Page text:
‘Victor Crowley’: That’s a Hatchet Job, Al Right


Based around the previous films of the Hatchet franchise, ‘Victor Crowley’ sees one of his last surviving victims and several others for varied reasons, make a return to Honey Island, where the legend of Victor Crowley and his devastating hatchet all began! WARNING: SPOILERS AHEAD!

I haven’t seen the first two ‘Hatchet’ movies, but they have acquired a cult following inside the Horror world. I assume the first two are as Spaghetti-Slasher and Splatter-Gore filled as this little slice of raw meat, so let’s board a plane and dive right into this!

Being the sole survivor of a massacre of legendary proportions can be big business these days, and the thought is exemplified in Andrew Yong (Parry Shen), the last survivor of the Crowley killings on Honey Island. His manager Kathleen (Felissa Rose) got him a shot on The Sabrina Show with his ex-wife Sabrina (Krystal Joy Brown), to talk about his new book signing tour.

The signing after the show inevitably goes poorly, and filmmakers Chloe (Katie Booth), Rose (Laura Ortiz) and Alex (Chase Williamson), who want to make a B-movie about the Crowley murders, are disappointed that they don’t get to discuss it with Andrew. But Andrew’s spirits are lifted when Kathleen informs him of a half-million-dollar offer, all he needs to do is go back to Honey Island Swamp for a retrospective.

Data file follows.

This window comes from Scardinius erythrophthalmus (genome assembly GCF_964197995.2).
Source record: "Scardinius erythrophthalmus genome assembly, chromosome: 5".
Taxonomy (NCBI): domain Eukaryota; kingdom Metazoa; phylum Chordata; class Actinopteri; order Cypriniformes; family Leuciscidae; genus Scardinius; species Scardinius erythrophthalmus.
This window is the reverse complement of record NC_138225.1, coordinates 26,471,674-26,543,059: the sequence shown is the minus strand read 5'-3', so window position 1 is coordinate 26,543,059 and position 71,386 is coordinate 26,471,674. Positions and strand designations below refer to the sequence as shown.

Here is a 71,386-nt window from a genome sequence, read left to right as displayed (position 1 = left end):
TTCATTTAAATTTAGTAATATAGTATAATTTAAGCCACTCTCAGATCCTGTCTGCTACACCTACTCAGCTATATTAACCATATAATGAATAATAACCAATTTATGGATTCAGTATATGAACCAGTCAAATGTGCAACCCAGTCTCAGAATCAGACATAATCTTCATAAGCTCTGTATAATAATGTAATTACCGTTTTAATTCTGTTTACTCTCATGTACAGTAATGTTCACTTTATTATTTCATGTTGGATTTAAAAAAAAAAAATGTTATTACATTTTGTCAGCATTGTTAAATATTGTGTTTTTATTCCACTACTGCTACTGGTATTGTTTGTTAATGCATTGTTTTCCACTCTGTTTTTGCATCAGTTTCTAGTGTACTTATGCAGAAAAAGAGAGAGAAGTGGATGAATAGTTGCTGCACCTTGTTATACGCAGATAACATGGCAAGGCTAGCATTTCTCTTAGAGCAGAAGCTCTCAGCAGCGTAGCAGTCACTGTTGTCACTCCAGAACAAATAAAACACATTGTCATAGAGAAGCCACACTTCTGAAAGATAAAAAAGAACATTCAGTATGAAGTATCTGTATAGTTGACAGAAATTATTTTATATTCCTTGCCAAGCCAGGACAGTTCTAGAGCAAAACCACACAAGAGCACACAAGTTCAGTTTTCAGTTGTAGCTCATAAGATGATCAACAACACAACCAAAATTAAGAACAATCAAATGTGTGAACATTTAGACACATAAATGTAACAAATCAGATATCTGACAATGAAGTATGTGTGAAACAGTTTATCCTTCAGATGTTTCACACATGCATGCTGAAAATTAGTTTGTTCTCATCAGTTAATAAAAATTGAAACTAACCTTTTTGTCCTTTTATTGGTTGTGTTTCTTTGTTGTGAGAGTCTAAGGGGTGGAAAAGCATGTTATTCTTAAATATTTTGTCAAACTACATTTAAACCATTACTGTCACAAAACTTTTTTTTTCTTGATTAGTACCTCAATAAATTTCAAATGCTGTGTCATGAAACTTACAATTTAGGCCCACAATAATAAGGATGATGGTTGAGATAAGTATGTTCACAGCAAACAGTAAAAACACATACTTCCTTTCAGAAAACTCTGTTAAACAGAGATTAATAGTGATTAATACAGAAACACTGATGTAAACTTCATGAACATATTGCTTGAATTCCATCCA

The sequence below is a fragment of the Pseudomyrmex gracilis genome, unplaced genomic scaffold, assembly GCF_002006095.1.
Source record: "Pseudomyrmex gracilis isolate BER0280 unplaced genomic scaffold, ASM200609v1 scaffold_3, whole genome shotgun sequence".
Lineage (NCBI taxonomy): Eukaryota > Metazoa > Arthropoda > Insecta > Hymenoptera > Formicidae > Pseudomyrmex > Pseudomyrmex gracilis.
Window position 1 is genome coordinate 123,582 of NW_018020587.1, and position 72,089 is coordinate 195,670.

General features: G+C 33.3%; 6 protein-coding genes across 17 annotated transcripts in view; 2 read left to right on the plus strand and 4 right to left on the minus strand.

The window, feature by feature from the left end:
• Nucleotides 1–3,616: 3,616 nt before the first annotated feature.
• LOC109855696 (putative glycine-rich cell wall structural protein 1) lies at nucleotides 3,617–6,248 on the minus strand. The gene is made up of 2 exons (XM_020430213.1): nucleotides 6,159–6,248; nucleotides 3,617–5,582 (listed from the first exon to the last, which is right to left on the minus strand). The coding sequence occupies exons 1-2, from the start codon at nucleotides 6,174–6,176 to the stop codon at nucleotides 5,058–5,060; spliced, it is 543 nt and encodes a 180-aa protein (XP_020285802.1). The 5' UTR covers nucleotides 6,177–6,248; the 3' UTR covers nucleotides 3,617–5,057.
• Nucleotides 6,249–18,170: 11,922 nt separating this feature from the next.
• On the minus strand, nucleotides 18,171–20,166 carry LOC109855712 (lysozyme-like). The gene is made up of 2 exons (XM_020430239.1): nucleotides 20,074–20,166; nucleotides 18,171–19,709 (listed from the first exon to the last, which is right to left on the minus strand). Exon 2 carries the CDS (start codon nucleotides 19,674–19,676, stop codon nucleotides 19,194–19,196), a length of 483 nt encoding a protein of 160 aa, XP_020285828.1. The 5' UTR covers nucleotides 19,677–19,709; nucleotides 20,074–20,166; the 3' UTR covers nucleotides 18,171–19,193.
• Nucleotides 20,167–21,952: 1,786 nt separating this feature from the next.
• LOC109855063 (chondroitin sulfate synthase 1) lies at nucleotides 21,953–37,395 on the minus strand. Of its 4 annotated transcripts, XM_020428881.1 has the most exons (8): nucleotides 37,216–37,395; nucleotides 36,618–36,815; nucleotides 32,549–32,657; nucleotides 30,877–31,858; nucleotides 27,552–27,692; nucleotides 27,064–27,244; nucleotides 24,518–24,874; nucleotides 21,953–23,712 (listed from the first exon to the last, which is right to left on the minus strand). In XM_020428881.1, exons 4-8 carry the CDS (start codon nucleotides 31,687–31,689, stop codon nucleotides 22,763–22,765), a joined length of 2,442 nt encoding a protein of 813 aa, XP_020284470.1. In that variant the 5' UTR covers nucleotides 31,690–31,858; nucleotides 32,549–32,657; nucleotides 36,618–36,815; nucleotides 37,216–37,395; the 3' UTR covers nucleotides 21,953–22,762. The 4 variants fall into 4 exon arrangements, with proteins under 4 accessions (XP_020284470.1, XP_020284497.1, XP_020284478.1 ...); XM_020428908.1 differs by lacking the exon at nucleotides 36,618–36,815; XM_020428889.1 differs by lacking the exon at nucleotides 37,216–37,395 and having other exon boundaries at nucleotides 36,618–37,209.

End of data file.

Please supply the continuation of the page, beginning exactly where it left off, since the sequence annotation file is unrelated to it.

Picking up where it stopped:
Inevitably the plane carrying the semi-celebrity types crashes onto Honey Island Swamp, and the would-be filmmakers who are already there just have to get involved, with Rose’s phone providing a very Zombie-fed Tony Todd cameo, to bring Victor Crowley (Kane Hodder) back from the dead with the original voodoo curse they used! Local aspiring actor Dillon (Dave Sheridan) seems determined to help both the filmies and the celebrities, but Crowley is out there and he has no mercy or pity, or even any communication really, other than squishy grunts as his hatchet whistles its way through bone, flesh and blood!

Not much needs to be said about the kill scenes, or what plot there is of the movie. So much screen time is wasted on character slapstick-iness, and mocking as many movie and Horror movie tropes as possible. Though the Crowley kills are utterly ridiculous and laugh-out-loud-worthy, I get the distinct impression that was the whole point, and not a one of them has any weird CGI – the Crowley folks believe in the power of a good practical effects exploding head with streaming blood like a watermelon, and that is always a good thing.

There is enough backstory to be able to watch Victor Crowley without having seen the other films of the franchise, but really, if you haven’t seen the other Hatchet films, what are you doing staring at Victor Crowley anyways? For a fun little waste of an hour and a half or so, with all the blood-spray and head-squishing your little Horror-loving hearts could desire, see ‘Victor Crowley’ now!